'Bigger than the game': Lone Peak football players and cheerleaders grant wishes to 2 terminally ill children
Wirkus instructed Abby and Hunter, who was born with autism and a bilateral cleft lip and palate, to undergo testing at Primary Children’s Hospital.
“We took them up and I started crying because this overwhelming feeling of, ‘OK it’s over.’ For some reason I knew we were going to find out,” Kathy said. “We got home and Dr. Wirkus called. He said, ‘I need you and Don to come in without the kids tomorrow.’”
She lowers her eyes in memory. As if it were yesterday, she clears her throat, unable to mask her heartache, and mourns. “I said, ‘I know you know what it is. Will you please tell me? He said, ‘I believe it's something called Morquio syndrome.’”
His fears were confirmed. Abby and Hunter were born with Morquio A, an extremely rare, inherited disease that camouflages internal deterioration without necessary, combative enzymes. Those affected develop an array of health difficulties and often live only through adolescence to early adulthood.
“I think you come to the realization that their life span is going to be shorter, but you don’t ever accept it,” Don says. “From the day we found out we’ve been preparing for this big window, but I think the closer we get the more sorrowful it’s going to be.”
Uncertainties plague the household as exhaustion infects the mind. Hardships confined within hospital walls magnify conventional stresses. “It affects everything from your self-worth to anxiety over whether your child is going to live another day,” Kathy says.
Collectively, Abby and Hunter have endured more than 40 surgeries, submerging the family into million-dollar medical bills. “Every month we’re barely making it,” Kathy says. Several times they’ve struggled to survive invasive procedures. Doctors once placed toe tags and mistakenly asked to harvest organs, assuming they’d been called home.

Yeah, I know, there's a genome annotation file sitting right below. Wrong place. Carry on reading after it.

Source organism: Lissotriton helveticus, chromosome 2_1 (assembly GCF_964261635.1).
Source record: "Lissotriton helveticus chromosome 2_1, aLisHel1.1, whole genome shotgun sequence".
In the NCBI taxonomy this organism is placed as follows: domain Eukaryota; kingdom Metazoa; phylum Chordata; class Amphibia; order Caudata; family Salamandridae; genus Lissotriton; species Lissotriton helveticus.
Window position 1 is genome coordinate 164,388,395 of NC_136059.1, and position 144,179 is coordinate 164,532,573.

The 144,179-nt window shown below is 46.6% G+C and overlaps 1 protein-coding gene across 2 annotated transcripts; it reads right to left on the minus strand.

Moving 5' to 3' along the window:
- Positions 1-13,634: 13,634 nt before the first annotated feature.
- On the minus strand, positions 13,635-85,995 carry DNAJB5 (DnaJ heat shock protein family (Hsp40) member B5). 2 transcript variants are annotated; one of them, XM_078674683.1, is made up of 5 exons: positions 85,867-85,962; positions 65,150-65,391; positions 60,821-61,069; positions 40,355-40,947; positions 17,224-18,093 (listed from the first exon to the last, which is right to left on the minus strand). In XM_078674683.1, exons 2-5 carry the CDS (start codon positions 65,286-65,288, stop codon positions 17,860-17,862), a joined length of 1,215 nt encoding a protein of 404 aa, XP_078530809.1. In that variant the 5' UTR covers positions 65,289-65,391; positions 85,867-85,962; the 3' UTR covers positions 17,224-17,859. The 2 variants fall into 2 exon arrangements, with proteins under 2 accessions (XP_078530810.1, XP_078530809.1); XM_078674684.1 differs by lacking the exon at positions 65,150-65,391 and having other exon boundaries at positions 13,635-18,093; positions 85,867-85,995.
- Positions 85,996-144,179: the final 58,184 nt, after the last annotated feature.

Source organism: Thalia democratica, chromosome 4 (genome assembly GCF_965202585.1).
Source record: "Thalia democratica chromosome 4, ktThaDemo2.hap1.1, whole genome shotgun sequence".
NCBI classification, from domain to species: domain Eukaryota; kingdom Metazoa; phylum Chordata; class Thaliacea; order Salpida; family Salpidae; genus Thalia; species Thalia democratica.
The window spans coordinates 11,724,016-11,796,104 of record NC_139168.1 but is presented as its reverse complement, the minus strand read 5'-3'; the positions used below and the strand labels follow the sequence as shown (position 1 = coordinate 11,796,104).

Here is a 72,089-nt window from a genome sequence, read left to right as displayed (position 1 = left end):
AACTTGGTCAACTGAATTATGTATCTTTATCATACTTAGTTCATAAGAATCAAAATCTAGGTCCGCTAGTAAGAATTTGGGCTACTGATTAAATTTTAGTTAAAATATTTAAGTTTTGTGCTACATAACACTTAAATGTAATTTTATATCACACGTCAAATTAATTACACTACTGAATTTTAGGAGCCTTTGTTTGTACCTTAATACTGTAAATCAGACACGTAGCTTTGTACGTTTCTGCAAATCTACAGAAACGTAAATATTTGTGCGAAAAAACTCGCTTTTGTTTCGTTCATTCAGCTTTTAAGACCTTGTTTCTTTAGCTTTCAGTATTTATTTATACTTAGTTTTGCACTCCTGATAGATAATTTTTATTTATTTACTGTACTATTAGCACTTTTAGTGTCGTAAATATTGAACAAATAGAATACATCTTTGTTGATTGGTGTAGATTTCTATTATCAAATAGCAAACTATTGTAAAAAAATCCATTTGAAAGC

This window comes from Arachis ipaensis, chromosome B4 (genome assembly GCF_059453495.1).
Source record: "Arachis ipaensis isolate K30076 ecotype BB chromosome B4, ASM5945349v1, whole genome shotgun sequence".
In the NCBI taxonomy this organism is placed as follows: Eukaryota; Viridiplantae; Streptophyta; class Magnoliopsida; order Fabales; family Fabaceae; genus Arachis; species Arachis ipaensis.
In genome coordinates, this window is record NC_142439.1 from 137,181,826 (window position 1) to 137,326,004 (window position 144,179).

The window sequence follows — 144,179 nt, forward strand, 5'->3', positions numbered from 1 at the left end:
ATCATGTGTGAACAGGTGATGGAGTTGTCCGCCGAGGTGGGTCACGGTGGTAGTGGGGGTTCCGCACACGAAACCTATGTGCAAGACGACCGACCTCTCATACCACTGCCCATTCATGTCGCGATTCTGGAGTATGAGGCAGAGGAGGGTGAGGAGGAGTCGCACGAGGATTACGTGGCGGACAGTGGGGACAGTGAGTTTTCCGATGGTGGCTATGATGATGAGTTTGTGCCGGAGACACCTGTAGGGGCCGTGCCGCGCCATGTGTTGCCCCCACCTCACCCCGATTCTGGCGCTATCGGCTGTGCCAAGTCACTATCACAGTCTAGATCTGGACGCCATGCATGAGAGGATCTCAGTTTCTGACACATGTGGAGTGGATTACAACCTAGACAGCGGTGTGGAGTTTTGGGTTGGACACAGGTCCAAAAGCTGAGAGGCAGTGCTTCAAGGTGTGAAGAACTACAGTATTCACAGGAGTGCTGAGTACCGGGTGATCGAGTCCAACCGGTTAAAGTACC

On a late autumn evening this year, Abby wished she would.
“Abby was crying this one night and I was trying to rock her,” Kathy recalls. “I gave her morphine to try and ease the pain. It wasn’t working and somehow Wyatt heard her cry. He walked in halfway asleep, put his arms around her, held her and said, ‘Abby, I love you. It’s going to be OK. I’m here for you and I’m never going to leave you.’
“She said, ‘Wyatt, it’s so hard. I’m so sorry. I just can’t anymore.' He said, ‘I need you to do this for me. The pain will ease; just keep breathing.’ He stayed up with her until he left for school that day."
That was the day the cheerleaders said, "Come here, Abby."
"The Star-Spangled Banner" finishes minutes before kickoff. It’s 7 p.m. on another Friday night. Lone Peak emerges from the locker room as the Harwoods excitedly watch from the grandstands.
Personable and outgoing, Abby initiates a conversation with two bright-eyed boys watching the cheerleaders. “I’ll introduce you to some of them,” Abby said confidently. Forever, a decision is frozen in time. It was that moment the squad extended an invitation for her to cheer the routines she’d already memorized — permanently.
“I remember when I was little I’d always look up to the cheerleaders,” Alayna Garrity explained. “Seeing her in that position was hard. Why not make her dream?”
“That gave her purpose,” Kathy says. “Even in those darkest moments of sheer pain she could keep going. I don’t think they realize how she was literally dying. I know very well it does come down to: Are you going to take that next breath, or are you not?”
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